How to reduce digital subscriber churn by addressing payment failures

By Grzegorz Piechota


Oxford, United Kingdom


Extending a digital subscription grace period and card retry cycle can help news media companies reduce passive churn.

On average, every third digital subscriber lost by news publishers did not want to cancel. “Reducing system churn is a huge opportunity,” said Elaine Scott of Telegraph Media Group in the United Kingdom. 

Scott, who leads subscriber engagement and retention at the Telegraph, was a speaker at the recent INMA Master Class on Digital Subscriber Retention. Before joining the Telegraph, she worked on retention at UK’s largest video streaming and paid broadcasting companies, Now TV and Sky.

She used the term “system churn” to describe what others call “involuntary churn” or “passive churn.” Per Piano benchmarks, 35% of all news subscription churn is passive.

“Over half of your subscribers may not even realise there are issues [with payment] and do not want to cancel,” said Scott, referring to the results of the surveys of her newspaper churned subscribers. 

The reasons for the payment failures may range from subscribers forgetting to update card details, to lost or stolen cards, bank rejections, network errors, or subscribers exceeding credit limit. 

The company managed to reduce this type of churn significantly, by 10 percentage points, from January to May. “The first step to fight churn is to understand the make-up of your churn,” Scott advised.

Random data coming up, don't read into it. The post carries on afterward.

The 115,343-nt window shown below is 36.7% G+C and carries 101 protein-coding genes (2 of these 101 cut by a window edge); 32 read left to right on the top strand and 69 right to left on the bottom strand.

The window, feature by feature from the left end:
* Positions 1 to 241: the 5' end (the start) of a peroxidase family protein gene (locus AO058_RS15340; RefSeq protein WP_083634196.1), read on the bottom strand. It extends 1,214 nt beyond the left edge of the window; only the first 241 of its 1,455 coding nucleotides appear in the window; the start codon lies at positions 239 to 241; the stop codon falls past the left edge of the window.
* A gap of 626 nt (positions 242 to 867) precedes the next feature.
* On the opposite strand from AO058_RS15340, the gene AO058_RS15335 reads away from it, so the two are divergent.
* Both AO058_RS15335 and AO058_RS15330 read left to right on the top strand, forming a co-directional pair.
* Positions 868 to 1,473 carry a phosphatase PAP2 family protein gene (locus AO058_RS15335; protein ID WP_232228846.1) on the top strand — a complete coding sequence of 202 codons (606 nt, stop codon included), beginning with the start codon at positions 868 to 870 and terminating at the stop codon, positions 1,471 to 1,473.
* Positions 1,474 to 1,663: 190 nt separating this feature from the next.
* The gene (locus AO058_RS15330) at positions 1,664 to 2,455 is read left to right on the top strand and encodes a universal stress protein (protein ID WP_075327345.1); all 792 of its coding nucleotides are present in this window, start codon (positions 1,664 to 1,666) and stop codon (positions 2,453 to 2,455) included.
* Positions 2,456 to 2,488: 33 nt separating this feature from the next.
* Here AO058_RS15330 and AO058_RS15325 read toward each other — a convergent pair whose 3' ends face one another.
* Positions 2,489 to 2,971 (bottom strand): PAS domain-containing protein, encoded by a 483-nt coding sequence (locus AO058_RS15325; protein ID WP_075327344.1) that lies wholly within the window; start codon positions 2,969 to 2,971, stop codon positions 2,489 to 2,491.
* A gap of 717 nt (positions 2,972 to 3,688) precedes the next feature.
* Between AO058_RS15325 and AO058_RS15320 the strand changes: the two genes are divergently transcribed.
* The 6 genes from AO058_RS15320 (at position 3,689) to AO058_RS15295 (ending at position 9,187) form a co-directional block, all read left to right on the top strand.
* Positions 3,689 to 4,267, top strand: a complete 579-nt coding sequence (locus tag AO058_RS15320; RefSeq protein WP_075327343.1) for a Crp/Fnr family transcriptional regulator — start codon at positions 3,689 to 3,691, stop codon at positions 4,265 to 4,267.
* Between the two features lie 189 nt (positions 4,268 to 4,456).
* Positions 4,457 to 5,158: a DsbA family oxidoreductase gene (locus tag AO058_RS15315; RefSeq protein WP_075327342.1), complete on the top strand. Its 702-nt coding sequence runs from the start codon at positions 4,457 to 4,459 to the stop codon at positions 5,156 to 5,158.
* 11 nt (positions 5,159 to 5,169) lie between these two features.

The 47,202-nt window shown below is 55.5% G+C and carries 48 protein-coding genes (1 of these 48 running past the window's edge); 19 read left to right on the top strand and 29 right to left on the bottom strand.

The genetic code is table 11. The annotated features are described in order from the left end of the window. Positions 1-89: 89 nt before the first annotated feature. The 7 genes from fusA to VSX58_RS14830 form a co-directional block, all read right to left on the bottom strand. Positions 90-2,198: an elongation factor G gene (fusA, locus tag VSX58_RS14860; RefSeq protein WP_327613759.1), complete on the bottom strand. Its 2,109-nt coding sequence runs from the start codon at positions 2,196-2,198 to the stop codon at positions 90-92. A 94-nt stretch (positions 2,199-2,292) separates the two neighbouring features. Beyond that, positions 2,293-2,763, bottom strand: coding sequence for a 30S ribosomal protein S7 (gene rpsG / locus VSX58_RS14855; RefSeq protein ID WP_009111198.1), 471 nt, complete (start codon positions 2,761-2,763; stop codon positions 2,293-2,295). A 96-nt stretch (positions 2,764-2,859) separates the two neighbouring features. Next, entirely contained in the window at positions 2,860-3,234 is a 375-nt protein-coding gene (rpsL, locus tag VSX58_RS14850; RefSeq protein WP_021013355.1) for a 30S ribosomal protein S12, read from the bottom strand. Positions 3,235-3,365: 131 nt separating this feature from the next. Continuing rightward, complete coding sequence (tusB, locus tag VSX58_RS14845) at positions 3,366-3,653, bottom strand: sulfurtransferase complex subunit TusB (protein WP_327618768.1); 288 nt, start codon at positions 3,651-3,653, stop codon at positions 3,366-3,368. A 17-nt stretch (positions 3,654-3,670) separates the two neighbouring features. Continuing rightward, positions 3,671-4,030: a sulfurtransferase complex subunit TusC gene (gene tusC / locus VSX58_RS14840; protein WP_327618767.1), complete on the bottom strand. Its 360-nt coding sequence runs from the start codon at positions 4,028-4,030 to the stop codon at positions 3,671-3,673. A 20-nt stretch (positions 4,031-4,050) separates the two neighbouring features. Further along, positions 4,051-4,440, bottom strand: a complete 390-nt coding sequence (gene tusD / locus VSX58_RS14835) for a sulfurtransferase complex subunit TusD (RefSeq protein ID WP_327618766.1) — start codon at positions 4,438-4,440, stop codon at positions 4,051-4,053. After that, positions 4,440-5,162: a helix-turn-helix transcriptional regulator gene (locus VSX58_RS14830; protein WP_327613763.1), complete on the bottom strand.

Here’s her step-by-step guide to reduce passive churn:

  • Building granular reporting, down to the level of credit card provider, was paramount to find the root of the problem. Credit card issues were the most frequent reason of passive churn at the Telegraph.
  • The newspaper reviewed subscriber journey and identified areas of opportunity to engage readers both before the potential system cancellation and afterwards, through on-site campaigns, e-mails and, contact centre calls.
  • Scott encouraged her peers at her master class also to use automated card updater tools.
  • The Telegraph also extended its grace period, or the time of the service after the due date, from four to 28 days, and reviewed its card retry cycle to try charging the card more times.
  • In a quick poll of the master class participants, INMA saw that almost half, or 44% of publishers, set the grace period at 14 days or fewer that might be too short to successfully save the subscriber.

Rethink your passive churn approach with insights from the Telegraph Media Group and other retention masters:  Buy a ticket to the INMA Master Class on Digital Subscriber Retention, watch all recordings, download presentations and additional reading materials.

Banner image courtesy of Steve Buissinne from Pixabay.  

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